SENATE BILL REPORT
This analysis was prepared by non-partisan legislative staff for the use of legislative members in their deliberations. This analysis is not a part of the legislation nor does it constitute a statement of legislative intent.
As of March 22, 2019
Title: An act relating to health care provider and health care facility whistleblower protections.
Brief Description: Concerning health care provider and health care facility whistleblower protections.
Sponsors: House Committee on Civil Rights & Judiciary (originally sponsored by Representatives Macri, Stokesbary, Riccelli, Jinkins, Tharinger, Slatter, Caldier, Appleton, Wylie, Cody, Doglio and Stonier).
Brief History: Passed House: 3/07/19, 97-0.
Committee Activity: Health & Long Term Care: 3/22/19.
SENATE COMMITTEE ON HEALTH & LONG TERM CARE
Staff: Greg Attanasio (786-7410)
Background: The identity of all whistleblowers who complain, in good faith, to the Department of Health (DOH) about improper quality of care by a health care provider or health care facility is confidential. Whistleblower protections include confidentiality and freedom from workplace reprisals. Only whistleblowers who are employees of that health care facility have recourse when the facility or a provider takes retaliatory action.
If an employee believes the health care provider or health care facility subjected them to workplace reprisal or retaliatory action, the employee must first file a complaint with the Washington Human Rights Commission (commission) within two years of the action. The commission must investigate the allegations and produce a written finding of fact. If the commission finds the employer engaged in retaliatory action, it will pursue an agreement between the parties to eliminate the unfair practice and if no agreement can be reached, the commission must appoint an administrative law judge (ALJ) to hear the complaint. The ALJ may require the restoration of benefits, back pay, or any other remedy.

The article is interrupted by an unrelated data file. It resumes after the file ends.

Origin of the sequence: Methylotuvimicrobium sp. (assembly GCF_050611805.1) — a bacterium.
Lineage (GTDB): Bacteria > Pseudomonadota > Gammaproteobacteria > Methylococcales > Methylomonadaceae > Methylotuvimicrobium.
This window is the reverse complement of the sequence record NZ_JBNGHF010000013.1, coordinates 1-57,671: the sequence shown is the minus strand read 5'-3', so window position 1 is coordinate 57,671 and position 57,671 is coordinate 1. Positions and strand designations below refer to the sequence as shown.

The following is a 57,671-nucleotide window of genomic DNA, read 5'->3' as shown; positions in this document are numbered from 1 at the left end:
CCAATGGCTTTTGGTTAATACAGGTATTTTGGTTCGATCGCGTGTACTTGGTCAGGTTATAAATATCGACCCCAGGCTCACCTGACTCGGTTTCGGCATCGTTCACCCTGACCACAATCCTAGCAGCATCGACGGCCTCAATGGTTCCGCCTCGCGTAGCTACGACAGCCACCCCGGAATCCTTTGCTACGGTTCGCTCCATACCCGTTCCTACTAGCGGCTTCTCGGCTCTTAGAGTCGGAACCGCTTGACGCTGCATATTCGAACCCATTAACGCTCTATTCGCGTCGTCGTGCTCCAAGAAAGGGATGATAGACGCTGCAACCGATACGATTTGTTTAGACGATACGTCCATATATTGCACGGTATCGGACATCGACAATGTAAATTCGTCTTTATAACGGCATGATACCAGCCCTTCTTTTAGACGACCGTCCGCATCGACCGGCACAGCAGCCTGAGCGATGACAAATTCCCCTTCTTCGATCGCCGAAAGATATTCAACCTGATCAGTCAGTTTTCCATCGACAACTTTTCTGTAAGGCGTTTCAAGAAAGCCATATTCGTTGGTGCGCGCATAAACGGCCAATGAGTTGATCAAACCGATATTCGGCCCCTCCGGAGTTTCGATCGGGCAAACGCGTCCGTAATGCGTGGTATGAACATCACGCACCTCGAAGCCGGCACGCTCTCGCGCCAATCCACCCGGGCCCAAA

Hospitals maintain a quality improvement program that includes a medical staff privileges sanction procedure through which professional conduct is reviewed as part of an evaluation of staff privileges of health care providers.
Summary of Bill: Whistleblower protection is expanded to include a whistleblower who initiates in good faith any investigation or administrative proceeding about a complaint made to DOH.
A nonemployee whistleblower who is subjected to reprisal or retaliatory action by a health care provider or health care facility may file a civil cause of action within two years of the retaliatory action. The nonemployee may recover damages and reasonable attorney's fees and costs, as well as enjoin further violations. A respondent may be awarded attorney's fees for unfounded and frivolous claims by a nonemployee whistleblower.
Absent the adherence to a medical staff privilege sanction process, any reduction of medical staff membership or privileges qualifies as a reprisal or retaliatory action.
A professional peer review action taken by a health care facility must meet the federal standards for professional review actions.
Fiscal Note: Not requested.
Creates Committee/Commission/Task Force that includes Legislative members: No.
Effective Date: Ninety days after adjournment of session in which bill is passed.
Staff Summary of Public Testimony: PRO: The nature of the health care delivery system has changed over time and not all providers are employees of a facility where they deliver care. Whistleblowing can be dangerous because retaliation is common and can ruin careers. The bill will help allow physicians to help create safer environments for patients by reporting quality of care issues without fear of reprisal.
OTHER: The bill is a good first step, but should also protect family members of patients.
Persons Testifying: PRO: Representative Nicole Macri, Prime Sponsor; Katie Kolan, Washington State Medical Association; Rex Johnson, Washington Advocates for Patient Safety; Ken Lee, Ken P. Lee MD; Kay Funk MD. OTHER: Michael Brunson, citizen.
Persons Signed In To Testify But Not Testifying: No one.